4.4 Carbon storage in topsoils of Eucalyptus plantations
Our study provides evidence that the loss of SOC limits not only the productivity of croplands, but also potential carbon sequestration in the region (Beretta-Blanco et al., 2019). GL conversion to cropland decreases SOC storage compared to adjacent native GLs (Hernandez-Ramirez et al., 2021).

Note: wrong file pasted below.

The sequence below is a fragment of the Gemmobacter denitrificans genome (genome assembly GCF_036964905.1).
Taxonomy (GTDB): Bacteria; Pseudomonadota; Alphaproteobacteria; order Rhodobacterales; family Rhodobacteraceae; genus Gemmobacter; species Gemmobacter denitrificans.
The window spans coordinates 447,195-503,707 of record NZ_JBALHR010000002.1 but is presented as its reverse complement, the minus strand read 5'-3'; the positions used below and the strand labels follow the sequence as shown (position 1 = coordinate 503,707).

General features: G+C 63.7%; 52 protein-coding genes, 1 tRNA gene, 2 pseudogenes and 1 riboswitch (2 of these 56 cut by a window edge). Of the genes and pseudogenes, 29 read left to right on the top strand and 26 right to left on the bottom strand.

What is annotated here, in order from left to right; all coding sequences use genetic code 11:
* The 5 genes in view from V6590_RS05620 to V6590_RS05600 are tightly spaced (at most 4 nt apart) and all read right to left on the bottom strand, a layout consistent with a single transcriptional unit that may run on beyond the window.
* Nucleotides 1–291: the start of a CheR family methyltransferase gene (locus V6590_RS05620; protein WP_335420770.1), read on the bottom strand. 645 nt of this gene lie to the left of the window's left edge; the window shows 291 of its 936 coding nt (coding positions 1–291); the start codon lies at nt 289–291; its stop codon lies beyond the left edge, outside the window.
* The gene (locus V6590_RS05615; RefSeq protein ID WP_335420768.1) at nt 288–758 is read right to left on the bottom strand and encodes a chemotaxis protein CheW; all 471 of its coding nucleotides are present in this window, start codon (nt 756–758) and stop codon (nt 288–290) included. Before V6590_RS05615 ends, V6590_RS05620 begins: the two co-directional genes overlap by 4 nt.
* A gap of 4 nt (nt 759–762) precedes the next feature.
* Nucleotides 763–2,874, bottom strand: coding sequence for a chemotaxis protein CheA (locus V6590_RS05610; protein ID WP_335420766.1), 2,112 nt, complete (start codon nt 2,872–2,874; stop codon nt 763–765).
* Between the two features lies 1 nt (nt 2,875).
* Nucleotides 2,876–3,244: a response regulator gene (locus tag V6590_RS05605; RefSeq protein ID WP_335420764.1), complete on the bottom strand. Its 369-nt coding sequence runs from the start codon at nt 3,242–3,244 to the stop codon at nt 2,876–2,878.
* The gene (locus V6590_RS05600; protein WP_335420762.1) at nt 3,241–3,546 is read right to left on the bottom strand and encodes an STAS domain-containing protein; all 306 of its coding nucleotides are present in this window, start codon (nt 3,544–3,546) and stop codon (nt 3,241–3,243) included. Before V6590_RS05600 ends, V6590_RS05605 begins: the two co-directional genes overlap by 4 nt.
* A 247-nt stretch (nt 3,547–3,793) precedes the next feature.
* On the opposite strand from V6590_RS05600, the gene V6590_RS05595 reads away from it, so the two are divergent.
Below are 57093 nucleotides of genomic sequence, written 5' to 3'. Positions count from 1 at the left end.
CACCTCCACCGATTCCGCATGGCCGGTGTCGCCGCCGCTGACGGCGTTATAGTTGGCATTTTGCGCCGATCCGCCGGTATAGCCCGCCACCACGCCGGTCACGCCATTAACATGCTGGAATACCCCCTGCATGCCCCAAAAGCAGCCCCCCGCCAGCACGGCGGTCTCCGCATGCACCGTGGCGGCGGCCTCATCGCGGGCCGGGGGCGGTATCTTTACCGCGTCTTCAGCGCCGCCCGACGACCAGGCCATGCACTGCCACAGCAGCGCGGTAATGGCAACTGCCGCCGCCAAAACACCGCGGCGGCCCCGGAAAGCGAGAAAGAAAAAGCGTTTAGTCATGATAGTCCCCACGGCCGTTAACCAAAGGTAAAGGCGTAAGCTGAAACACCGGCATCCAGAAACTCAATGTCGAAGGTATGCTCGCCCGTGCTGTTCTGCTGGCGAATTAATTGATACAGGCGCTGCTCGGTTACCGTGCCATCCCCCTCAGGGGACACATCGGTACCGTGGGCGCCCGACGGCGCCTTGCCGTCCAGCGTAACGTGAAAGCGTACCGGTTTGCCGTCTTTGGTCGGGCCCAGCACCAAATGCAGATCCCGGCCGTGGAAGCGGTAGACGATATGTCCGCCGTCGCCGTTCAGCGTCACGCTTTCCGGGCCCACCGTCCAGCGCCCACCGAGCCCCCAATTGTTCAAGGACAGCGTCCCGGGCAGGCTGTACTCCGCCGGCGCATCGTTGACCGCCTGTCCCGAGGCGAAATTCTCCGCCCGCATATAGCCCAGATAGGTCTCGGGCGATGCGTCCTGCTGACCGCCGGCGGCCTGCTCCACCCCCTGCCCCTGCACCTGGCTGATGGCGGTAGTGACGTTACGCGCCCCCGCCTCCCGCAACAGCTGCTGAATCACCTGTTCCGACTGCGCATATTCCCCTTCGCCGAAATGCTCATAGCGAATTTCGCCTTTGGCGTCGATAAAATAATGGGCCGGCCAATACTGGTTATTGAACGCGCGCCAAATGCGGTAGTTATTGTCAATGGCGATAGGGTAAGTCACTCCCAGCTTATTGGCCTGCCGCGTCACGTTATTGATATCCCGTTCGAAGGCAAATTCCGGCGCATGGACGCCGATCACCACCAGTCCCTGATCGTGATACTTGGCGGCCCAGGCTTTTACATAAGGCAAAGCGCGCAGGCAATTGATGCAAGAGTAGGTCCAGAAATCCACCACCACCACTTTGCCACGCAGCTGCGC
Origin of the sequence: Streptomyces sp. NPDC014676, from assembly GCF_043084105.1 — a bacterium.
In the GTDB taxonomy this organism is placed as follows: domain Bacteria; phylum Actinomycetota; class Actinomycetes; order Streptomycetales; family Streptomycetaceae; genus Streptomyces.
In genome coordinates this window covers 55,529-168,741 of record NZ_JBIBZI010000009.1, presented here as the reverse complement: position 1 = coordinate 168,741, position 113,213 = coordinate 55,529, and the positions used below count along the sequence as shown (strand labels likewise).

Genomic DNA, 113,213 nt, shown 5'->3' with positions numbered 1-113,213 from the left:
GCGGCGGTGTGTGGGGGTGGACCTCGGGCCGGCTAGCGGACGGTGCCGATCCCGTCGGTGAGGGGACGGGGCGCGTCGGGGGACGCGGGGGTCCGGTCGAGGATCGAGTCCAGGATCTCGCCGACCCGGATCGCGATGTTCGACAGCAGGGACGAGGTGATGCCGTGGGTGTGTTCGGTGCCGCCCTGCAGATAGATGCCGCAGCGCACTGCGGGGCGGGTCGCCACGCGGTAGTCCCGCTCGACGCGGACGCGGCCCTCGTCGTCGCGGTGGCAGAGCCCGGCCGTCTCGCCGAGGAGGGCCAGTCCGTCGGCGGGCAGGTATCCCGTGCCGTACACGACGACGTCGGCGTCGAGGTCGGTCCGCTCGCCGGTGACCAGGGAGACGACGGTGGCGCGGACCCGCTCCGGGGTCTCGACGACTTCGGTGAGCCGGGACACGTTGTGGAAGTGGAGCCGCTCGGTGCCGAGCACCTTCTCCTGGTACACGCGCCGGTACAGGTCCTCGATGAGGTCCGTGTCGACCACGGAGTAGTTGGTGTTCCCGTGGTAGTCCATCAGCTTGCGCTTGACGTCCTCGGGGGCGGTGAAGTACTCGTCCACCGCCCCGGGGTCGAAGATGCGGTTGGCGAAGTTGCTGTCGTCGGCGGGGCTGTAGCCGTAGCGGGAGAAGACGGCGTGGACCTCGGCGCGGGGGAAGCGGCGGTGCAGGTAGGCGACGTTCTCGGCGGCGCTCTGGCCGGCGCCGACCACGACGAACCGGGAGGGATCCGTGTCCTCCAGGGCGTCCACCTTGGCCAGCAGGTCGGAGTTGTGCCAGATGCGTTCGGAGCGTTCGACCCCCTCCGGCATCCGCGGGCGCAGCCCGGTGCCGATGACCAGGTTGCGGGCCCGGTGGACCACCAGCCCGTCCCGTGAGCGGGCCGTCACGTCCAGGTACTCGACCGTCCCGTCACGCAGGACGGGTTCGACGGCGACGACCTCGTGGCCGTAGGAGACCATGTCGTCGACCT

Afforestation of croplands has been also discussed as a carbon sequestration measure to proactively address and effectively mitigate ongoing climate change within a person's lifetime (Hernandez-Ramirez et al., 2021; Mayer et al., 2020). The carbon stocks of four Eucalyptus stands in the Brazilian Cerrado increased and did not change in four Eucalyptus stands within the Atlantic Forest (McMahon et al., 2019); however, this may not be the case for short rotation of Eucalyptus TPs in Campos GLs. In our topsoil samples originating from 28 different stands across Uruguay, OC is lowest in the topsoils of TPs (Fig. 4b). Similar amounts have been reported for a TP in the east of Uruguay (Céspedes-Payret et al., 2012) and in northeastern Argentina (Sandoval-Lopez et al., 2020). Our data therefore provide clear evidence that, rather than contributing to carbon sequestration in the topsoil, the carbon released from the transformation of native GLs to TPs with these fast-growing species has several adverse effects depending on precipitation and soil type (reviewed by Mayer et al., 2020).